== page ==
Sometimes, Forever, the immersive and compulsively replayable new Soccer Mommy full-length, cements Sophie Allison’s status as one of the most gifted songwriters making rock music right now. Packed with clever nods to synth-filled subgenres like new wave and goth, the album finds Sophie broadening the borders of her aesthetic without abandoning the unsparing lyricism and addictive melodies that make Soccer Mommy songs so easy to obsess over. Sometimes, Forever is the 24-year-old’s boldest and most aesthetically adventurous work, a mesmerizing collection that feels both informed by the past and explicitly of the moment. It’s a fresh peek into the mind of an artist who synthesizes everything — retro sounds, personal tumult, the relatable disorder of modern life — into original music that feels built to last a long time. Maybe even forever.
Sophie was only 20 when she put out Clean, her arresting studio debut, which became one of the most beloved coming-of-age albums of the 2010s. Its bigger-sounding followup, color theory, brought more acclaim and continued to win her fans far outside of the lo-fi bedroom pop scene she cut her teeth playing in. But with all the highs came inevitable lows. Navigating young adulthood is often spiritually draining, to say nothing of the artless administrative chaos associated with being a popular full-time musician. And yet she never stops writing, consistently transforming bouts of instability into emotionally generous music. The latest culmination of that process is Sometimes, Forever, which sees Sophie once again tapping into the turn-of-the-millenium sensibilities she’s known for. This time, though, she advances her self-made sonic world beyond the present and into the future with experimental-minded production, an expanded moodboard of vintage touchstones, and some of her most sophisticated songwriting to date.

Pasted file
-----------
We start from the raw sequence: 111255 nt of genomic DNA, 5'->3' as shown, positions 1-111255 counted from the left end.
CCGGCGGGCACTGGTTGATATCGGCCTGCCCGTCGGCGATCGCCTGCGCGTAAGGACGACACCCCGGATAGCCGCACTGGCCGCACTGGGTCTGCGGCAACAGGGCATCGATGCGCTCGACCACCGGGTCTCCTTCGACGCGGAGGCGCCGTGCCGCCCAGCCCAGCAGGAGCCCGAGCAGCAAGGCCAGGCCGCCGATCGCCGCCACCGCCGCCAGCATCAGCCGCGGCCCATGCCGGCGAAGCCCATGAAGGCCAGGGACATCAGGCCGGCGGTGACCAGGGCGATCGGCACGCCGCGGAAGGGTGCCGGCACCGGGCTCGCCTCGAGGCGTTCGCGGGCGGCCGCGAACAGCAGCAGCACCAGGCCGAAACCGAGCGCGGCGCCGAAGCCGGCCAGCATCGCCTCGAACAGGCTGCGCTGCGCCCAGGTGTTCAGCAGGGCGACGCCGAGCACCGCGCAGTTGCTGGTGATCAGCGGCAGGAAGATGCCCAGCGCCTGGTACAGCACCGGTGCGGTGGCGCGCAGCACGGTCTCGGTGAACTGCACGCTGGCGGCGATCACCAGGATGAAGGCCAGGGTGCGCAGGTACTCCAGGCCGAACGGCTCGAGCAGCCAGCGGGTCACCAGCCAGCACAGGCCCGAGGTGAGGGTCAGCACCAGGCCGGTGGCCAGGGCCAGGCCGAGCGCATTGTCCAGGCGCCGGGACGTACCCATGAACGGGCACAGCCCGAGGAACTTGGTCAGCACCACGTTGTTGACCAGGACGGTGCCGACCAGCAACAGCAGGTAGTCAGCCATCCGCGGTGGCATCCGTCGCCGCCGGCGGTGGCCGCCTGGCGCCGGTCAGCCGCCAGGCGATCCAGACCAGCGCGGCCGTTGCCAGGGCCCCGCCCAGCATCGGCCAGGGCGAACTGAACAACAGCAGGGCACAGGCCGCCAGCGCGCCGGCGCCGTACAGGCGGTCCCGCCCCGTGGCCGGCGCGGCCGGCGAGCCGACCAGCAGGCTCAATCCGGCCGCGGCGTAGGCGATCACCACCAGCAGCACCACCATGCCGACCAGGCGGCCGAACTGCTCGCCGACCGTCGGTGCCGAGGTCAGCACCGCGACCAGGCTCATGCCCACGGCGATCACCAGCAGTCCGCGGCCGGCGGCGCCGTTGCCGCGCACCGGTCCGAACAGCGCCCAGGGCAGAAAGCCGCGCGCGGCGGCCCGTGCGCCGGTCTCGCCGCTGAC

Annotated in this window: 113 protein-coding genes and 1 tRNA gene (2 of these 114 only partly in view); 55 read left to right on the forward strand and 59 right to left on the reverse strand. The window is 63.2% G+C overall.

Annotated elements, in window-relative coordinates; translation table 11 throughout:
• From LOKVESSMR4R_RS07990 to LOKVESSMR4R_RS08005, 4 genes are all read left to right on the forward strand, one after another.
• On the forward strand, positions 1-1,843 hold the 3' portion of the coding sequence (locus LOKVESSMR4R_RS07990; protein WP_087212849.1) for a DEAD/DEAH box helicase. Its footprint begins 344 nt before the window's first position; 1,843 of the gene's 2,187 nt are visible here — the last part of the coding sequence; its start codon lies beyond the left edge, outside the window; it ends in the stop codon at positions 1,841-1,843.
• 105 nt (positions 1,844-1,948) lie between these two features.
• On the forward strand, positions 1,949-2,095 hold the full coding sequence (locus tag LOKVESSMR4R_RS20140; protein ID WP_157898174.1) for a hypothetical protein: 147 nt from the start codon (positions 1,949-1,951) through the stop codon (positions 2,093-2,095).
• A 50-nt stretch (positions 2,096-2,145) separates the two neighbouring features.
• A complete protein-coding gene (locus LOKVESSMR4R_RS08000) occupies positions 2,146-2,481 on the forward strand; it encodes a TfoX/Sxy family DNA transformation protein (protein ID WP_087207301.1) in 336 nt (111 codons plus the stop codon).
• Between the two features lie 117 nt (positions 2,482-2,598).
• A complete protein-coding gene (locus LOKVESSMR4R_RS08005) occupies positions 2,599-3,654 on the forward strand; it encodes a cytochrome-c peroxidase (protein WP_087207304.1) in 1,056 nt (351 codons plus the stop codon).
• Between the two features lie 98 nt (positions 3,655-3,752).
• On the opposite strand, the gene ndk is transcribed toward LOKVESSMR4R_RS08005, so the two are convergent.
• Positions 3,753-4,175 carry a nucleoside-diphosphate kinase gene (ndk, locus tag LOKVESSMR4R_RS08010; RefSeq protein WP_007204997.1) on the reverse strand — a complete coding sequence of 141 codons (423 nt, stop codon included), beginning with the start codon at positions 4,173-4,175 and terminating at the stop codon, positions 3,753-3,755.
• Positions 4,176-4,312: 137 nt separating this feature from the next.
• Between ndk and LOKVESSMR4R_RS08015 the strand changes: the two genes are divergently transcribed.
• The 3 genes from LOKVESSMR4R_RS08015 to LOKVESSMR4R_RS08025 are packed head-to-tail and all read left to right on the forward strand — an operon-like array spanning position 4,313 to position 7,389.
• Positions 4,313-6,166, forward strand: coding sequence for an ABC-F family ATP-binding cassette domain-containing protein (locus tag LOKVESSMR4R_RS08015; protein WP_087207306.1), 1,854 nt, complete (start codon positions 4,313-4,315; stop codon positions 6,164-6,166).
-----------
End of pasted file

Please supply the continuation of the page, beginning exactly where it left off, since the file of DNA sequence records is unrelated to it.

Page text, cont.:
To support her vision, Sophie enlisted producer Daniel Lopatin, a.k.a Oneohtrix Point Never, whose recent behind-the-boards credits include the Uncut Gems movie score and The Weeknd’s chart-topping Dawn FM. While the pairing might seem unexpected, active listening reveals a kindred creativity; both artists are interested in utilizing memory-triggering sounds and melodies to make invigorating music that transcends its influences. On Sometimes, Forever, Lopatin employs his boundless synth vocabulary and knack for meticulous arrangements to complement Sophie’s well-crafted compositions. The result is an epic-feeling mix of raw-edged live takes and studio wizardry.
Nowhere is Sophie’s exploration more spellbinding than “Unholy Affliction,” a first-half highlight with a paranoid post-rock rhythm and cursed-sounding synths. “I don’t want the money / That fake kind of happy,” she sings with dead-eyed disaffection. In addition to showcasing Sophie’s appreciation for textures that are at once pretty and unsettling, “Unholy Affliction” foregrounds one of Sometimes, Forever’s more compelling narrative tensions: the push and pull between Sophie’s desire to make meaningful art and her skepticism about the mechanics of careerism. “I hate so many parts of the music industry, but I also want success,” Sophie says. “And not just success — perfection. I want to make things that are flawless, that perfectly encapsulate what I’m thinking and feeling. It’s an unachievable goal that keeps you constantly chasing it.”
Links: Website | Bandcamp | Facebook | Twitter | Instagram